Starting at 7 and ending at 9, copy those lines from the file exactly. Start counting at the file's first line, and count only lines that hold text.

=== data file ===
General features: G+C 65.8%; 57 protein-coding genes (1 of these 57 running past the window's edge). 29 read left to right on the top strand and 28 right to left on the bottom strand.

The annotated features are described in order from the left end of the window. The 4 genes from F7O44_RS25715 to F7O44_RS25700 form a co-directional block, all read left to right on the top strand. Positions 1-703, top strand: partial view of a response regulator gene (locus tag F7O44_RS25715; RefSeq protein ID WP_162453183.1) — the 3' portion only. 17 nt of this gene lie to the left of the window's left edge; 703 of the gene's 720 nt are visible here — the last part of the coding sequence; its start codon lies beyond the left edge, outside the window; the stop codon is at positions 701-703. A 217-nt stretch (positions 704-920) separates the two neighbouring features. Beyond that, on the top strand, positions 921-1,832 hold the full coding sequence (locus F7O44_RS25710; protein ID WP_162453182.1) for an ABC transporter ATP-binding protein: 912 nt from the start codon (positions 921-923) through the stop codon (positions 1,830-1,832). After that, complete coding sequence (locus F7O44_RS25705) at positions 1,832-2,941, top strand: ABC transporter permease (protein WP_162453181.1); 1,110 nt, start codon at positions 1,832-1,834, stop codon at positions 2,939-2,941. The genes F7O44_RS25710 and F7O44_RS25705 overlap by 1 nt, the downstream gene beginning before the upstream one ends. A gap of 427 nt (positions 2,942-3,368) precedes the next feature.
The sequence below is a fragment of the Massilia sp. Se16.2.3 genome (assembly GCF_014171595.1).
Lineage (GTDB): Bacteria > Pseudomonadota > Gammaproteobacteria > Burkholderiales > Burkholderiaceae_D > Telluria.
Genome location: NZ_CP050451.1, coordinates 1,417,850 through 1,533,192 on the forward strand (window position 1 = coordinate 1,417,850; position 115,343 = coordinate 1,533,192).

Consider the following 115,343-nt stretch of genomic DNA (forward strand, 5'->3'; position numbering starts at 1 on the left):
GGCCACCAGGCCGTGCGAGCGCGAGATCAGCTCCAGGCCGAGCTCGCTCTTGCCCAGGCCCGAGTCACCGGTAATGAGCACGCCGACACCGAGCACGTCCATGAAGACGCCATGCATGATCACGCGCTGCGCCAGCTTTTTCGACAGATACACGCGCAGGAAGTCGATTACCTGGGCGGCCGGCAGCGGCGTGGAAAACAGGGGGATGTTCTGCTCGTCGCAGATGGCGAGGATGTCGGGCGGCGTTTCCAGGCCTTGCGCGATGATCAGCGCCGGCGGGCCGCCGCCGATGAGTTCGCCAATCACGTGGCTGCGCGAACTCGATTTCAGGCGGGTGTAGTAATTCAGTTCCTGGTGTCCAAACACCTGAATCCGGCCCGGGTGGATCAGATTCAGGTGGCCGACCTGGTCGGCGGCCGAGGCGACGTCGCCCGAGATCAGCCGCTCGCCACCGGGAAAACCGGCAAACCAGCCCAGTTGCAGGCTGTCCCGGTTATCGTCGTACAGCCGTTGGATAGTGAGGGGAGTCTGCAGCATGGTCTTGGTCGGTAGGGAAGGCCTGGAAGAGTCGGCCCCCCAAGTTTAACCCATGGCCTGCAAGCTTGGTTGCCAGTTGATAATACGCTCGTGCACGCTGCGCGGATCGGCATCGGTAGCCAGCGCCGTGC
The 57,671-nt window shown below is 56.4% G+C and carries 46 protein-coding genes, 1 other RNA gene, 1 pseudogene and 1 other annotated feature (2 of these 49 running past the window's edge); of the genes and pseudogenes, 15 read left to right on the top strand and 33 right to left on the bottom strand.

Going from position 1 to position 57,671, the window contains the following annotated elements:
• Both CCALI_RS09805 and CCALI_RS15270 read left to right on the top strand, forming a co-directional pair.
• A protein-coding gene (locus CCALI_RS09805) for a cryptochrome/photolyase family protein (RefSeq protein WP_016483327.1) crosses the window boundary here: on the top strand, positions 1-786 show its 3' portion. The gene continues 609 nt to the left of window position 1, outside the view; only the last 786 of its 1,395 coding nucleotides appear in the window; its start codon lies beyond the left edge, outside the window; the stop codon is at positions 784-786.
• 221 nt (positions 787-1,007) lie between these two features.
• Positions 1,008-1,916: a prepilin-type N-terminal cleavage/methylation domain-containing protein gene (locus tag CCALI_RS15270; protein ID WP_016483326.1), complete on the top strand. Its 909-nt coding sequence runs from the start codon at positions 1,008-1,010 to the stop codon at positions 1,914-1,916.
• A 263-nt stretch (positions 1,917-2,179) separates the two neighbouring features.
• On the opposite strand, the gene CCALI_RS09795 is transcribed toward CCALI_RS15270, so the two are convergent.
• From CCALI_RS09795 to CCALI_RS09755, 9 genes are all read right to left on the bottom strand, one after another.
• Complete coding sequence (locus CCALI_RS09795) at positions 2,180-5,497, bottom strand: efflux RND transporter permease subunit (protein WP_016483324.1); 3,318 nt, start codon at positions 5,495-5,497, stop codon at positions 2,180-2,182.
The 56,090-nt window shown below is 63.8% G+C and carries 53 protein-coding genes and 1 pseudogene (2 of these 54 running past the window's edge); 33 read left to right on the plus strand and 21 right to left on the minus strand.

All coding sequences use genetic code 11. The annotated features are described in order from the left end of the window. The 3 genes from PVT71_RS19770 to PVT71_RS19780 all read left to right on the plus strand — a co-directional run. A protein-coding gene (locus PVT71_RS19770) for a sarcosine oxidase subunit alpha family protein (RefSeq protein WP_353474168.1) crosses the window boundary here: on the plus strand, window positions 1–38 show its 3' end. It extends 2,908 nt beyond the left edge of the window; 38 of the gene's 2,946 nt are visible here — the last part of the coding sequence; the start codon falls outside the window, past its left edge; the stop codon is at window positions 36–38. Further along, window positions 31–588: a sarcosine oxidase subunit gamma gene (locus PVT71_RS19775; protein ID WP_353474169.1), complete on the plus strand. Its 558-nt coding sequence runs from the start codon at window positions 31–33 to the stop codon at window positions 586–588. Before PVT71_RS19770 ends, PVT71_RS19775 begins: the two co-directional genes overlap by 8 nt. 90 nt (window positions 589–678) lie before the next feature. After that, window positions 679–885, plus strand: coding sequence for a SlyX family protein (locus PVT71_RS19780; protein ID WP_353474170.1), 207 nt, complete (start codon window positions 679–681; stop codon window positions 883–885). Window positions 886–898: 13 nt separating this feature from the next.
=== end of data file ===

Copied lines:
GGCCACCAGGCCGTGCGAGCGCGAGATCAGCTCCAGGCCGAGCTCGCTCTTGCCCAGGCCCGAGTCACCGGTAATGAGCACGCCGACACCGAGCACGTCCATGAAGACGCCATGCATGATCACGCGCTGCGCCAGCTTTTTCGACAGATACACGCGCAGGAAGTCGATTACCTGGGCGGCCGGCAGCGGCGTGGAAAACAGGGGGATGTTCTGCTCGTCGCAGATGGCGAGGATGTCGGGCGGCGTTTCCAGGCCTTGCGCGATGATCAGCGCCGGCGGGCCGCCGCCGATGAGTTCGCCAATCACGTGGCTGCGCGAACTCGATTTCAGGCGGGTGTAGTAATTCAGTTCCTGGTGTCCAAACACCTGAATCCGGCCCGGGTGGATCAGATTCAGGTGGCCGACCTGGTCGGCGGCCGAGGCGACGTCGCCCGAGATCAGCCGCTCGCCACCGGGAAAACCGGCAAACCAGCCCAGTTGCAGGCTGTCCCGGTTATCGTCGTACAGCCGTTGGATAGTGAGGGGAGTCTGCAGCATGGTCTTGGTCGGTAGGGAAGGCCTGGAAGAGTCGGCCCCCCAAGTTTAACCCATGGCCTGCAAGCTTGGTTGCCAGTTGATAATACGCTCGTGCACGCTGCGCGGATCGGCATCGGTAGCCAGCGCCGTGC
The 57,671-nt window shown below is 56.4% G+C and carries 46 protein-coding genes, 1 other RNA gene, 1 pseudogene and 1 other annotated feature (2 of these 49 running past the window's edge); of the genes and pseudogenes, 15 read left to right on the top strand and 33 right to left on the bottom strand.

Going from position 1 to position 57,671, the window contains the following annotated elements: